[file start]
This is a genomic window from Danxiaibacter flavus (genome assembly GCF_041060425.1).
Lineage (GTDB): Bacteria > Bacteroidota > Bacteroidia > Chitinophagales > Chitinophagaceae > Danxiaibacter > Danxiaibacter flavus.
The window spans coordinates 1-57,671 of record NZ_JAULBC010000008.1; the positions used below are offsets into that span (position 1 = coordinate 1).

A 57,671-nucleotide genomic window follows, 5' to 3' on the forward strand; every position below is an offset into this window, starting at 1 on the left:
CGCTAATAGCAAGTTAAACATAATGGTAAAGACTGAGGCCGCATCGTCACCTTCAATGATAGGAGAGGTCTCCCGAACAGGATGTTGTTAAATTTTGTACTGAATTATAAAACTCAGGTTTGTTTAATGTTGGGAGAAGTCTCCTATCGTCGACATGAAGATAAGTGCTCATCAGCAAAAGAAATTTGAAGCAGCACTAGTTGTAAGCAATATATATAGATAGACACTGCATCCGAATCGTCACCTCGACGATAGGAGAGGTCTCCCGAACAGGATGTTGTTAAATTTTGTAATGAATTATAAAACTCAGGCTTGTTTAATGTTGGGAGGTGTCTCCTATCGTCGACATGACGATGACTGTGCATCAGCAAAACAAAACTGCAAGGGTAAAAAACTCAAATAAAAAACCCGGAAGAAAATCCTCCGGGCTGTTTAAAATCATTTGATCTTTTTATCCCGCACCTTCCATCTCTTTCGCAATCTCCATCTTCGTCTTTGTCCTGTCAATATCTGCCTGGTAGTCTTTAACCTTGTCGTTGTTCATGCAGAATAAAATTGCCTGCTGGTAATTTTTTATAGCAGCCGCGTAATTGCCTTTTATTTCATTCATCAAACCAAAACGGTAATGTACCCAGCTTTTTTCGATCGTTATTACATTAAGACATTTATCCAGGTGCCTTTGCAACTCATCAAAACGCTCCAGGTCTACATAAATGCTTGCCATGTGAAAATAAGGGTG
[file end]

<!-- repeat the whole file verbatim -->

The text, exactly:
This is a genomic window from Danxiaibacter flavus (genome assembly GCF_041060425.1).
Lineage (GTDB): Bacteria > Bacteroidota > Bacteroidia > Chitinophagales > Chitinophagaceae > Danxiaibacter > Danxiaibacter flavus.
The window spans coordinates 1-57,671 of record NZ_JAULBC010000008.1; the positions used below are offsets into that span (position 1 = coordinate 1).

A 57,671-nucleotide genomic window follows, 5' to 3' on the forward strand; every position below is an offset into this window, starting at 1 on the left:
CGCTAATAGCAAGTTAAACATAATGGTAAAGACTGAGGCCGCATCGTCACCTTCAATGATAGGAGAGGTCTCCCGAACAGGATGTTGTTAAATTTTGTACTGAATTATAAAACTCAGGTTTGTTTAATGTTGGGAGAAGTCTCCTATCGTCGACATGAAGATAAGTGCTCATCAGCAAAAGAAATTTGAAGCAGCACTAGTTGTAAGCAATATATATAGATAGACACTGCATCCGAATCGTCACCTCGACGATAGGAGAGGTCTCCCGAACAGGATGTTGTTAAATTTTGTAATGAATTATAAAACTCAGGCTTGTTTAATGTTGGGAGGTGTCTCCTATCGTCGACATGACGATGACTGTGCATCAGCAAAACAAAACTGCAAGGGTAAAAAACTCAAATAAAAAACCCGGAAGAAAATCCTCCGGGCTGTTTAAAATCATTTGATCTTTTTATCCCGCACCTTCCATCTCTTTCGCAATCTCCATCTTCGTCTTTGTCCTGTCAATATCTGCCTGGTAGTCTTTAACCTTGTCGTTGTTCATGCAGAATAAAATTGCCTGCTGGTAATTTTTTATAGCAGCCGCGTAATTGCCTTTTATTTCATTCATCAAACCAAAACGGTAATGTACCCAGCTTTTTTCGATCGTTATTACATTAAGACATTTATCCAGGTGCCTTTGCAACTCATCAAAACGCTCCAGGTCTACATAAATGCTTGCCATGTGAAAATAAGGGTG